Apple Subscription Policies, HTML5 Could Drive Publishers Elsewhere

 
 
By Nicholas Kolakowski  |  Posted 2011-06-14 Email Print this article Print
 
 
 
 
 
 
 

Apple's in-app subscription policies, paired with the rise of alternative content-distribution platforms, could drive publishers to look for other distribution channels.

Apple is walking back its controversial policy regarding subscriptions sold via the App Store. But how will publishers actually react?

Under Apple's previous terms, media publishers were required to sell subscriptions through the App Store at rates preferable or equal to those offered via other channels, with Apple taking 30 percent of the fees. Under the revised terms, publishers can offer in-app subscriptions at any price they desire, and aren't required to offer an in-app subscription simply because they offer one outside of Apple's ecosystem.

Publishers hadn't exactly made their peace with Apple's initial policy. "We would not be able to offer our service through the iTunes store if subjected to Apple's 30 percent monthly fee vs. a typical 2.5 percent credit card fee," music-subscription service Rhapsody wrote in an emailed statement to eWEEK in February, soon after the policy announcement. That irritation was echoed publicly by other companies.

Though Apple's revised the policy, publishers could be taking another look at how they distribute their content to audiences. A recent report by Forrester analyst Nick Thomas, for example, cites the Financial Times' decision to launch an HTML5 web application in order to deliver content to multiple devices, all while maintaining a lock on the customer relationship.

"Faced with the challenge of delivering multiple versions of the same content and with what they see as the punitive terms and conditions of some platform providers," Thomas wrote in the report's executive summary, "other publishers are keen to see if the FT model offers a way forward."

Despite that publisher interest, he added, "HTML5 is not yet appropriate for mainstream adoption. But the FT's initiative is an important salvo in the battle over the future of paid apps."

Even with its revised policy, Apple could still cause turbulence among publishers.

"While publishers figure out their next steps for their content apps, there's one app that no one is talking about but I believe everyone should have their eye on. It's the Amazon Kindle app," James McQuivey, an analyst with Forrester, wrote in a June 13 blog posting. "This app violates even Apple's revised policies and will soon face a day of reckoning when Apple's June 30th deadline for compliance comes up."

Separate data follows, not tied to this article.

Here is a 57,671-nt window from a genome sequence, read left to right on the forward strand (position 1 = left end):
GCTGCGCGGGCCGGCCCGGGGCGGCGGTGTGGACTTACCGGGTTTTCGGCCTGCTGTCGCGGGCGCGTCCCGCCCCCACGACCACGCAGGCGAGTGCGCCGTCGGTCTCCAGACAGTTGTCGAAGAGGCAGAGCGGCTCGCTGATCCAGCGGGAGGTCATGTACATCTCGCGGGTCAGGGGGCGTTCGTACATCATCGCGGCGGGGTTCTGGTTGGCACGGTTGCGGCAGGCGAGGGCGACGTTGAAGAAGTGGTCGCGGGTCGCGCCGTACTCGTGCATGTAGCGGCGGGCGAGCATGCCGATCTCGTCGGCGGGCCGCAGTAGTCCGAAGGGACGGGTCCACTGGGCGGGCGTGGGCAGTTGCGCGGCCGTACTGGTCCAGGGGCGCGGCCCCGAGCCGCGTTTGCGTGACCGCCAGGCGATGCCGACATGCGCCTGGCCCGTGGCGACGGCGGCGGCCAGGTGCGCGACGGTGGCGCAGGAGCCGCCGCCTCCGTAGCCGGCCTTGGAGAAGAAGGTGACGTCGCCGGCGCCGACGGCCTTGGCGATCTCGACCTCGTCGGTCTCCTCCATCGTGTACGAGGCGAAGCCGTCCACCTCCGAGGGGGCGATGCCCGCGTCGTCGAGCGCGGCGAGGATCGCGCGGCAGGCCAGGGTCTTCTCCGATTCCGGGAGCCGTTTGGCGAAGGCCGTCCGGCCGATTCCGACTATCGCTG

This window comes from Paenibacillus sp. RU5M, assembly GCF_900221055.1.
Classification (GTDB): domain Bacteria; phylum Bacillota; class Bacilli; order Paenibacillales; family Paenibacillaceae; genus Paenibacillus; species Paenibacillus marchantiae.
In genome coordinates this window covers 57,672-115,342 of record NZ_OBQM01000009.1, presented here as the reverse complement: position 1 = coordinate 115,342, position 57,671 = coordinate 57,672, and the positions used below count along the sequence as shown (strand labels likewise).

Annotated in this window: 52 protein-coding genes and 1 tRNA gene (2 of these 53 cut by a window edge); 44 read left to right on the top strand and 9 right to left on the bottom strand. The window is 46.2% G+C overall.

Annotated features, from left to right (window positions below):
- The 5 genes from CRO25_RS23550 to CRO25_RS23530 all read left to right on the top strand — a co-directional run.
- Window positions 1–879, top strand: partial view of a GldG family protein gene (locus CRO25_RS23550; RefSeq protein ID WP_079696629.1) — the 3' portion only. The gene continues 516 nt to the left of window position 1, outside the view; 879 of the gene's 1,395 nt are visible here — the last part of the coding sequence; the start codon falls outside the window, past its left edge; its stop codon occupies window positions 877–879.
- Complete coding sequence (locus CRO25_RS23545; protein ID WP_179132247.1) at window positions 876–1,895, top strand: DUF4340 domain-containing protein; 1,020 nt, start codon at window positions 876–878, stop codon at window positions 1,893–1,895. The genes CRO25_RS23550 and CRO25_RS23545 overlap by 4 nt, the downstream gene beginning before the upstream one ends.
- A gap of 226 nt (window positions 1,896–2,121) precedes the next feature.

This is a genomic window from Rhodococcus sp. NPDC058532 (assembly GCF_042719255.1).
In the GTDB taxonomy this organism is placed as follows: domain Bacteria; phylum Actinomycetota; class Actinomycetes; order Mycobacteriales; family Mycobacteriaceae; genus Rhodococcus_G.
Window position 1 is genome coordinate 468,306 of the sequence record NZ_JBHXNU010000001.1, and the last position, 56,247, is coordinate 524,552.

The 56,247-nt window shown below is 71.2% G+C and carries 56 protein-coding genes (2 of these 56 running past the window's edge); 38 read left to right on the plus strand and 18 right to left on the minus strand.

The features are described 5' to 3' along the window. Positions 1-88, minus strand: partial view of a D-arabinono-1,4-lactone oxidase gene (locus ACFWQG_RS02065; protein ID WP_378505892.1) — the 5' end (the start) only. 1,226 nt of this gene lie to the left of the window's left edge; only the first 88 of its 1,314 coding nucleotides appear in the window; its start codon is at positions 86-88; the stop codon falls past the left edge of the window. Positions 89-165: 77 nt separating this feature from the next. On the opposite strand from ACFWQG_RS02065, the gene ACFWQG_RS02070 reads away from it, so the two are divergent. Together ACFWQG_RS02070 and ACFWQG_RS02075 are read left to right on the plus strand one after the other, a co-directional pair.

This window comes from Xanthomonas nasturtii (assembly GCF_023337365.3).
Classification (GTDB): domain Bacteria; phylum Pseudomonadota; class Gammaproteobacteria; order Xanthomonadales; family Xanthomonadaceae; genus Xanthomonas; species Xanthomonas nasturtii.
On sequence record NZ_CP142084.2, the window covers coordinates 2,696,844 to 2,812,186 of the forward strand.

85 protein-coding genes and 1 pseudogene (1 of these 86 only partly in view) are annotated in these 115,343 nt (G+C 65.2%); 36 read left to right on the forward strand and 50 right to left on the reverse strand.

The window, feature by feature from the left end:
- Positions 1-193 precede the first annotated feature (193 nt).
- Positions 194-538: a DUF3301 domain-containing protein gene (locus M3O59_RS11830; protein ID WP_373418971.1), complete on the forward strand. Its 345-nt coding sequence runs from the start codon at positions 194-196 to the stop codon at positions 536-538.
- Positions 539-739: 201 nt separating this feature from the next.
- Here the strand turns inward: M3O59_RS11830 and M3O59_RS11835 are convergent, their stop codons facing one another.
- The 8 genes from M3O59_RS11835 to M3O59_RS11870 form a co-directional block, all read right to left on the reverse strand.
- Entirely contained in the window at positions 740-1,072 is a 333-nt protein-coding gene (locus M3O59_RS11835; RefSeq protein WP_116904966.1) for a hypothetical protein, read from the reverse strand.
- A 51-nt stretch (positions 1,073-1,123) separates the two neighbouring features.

In order to sidestep any issues, Amazon should consider releasing a Kindle app that hews to Apple's new policy, only without a built-in "Buy" button: "Instead, it should be positioned as a Kindle reading app where people who have purchased Kindle books elsewhere can read them on an iOS device." Furthermore, Apple "should just let these readers know" that the changes are the result of Apple's rules. 

On top of that, he added, Amazon should "release an amazing HTML5 -app' that gives Kindle readers everything Amazon has to offer," which could open doors to "include Netflix-style video streaming, paid VOD [video on demand], and its cloud music service." The ultimate result would be a platform capable of rivaling iTunes for breadth of product.

Other Apple rivals have tried to exploit the potential schism between the company and publishers. In February, soon after Apple announced its original publishing policy, Google announced Google One Pass, a service that the search engine described as letting "publishers set their own prices and terms for their digital content," with Google taking 10 percent of any revenue.

In other words, despite the popularity of the App Store as a content platform, publishers will likely continue to feel out their options.

 
 
 
 
 
Nicholas Kolakowski is a staff editor at eWEEK, covering Microsoft and other companies in the enterprise space, as well as evolving technology such as tablet PCs. His work has appeared in The Washington Post, Playboy, WebMD, AARP the Magazine, AutoWeek, Washington City Paper, Trader Monthly, and Private Air. He lives in Brooklyn, New York.
 
 
 
 
 
 
 

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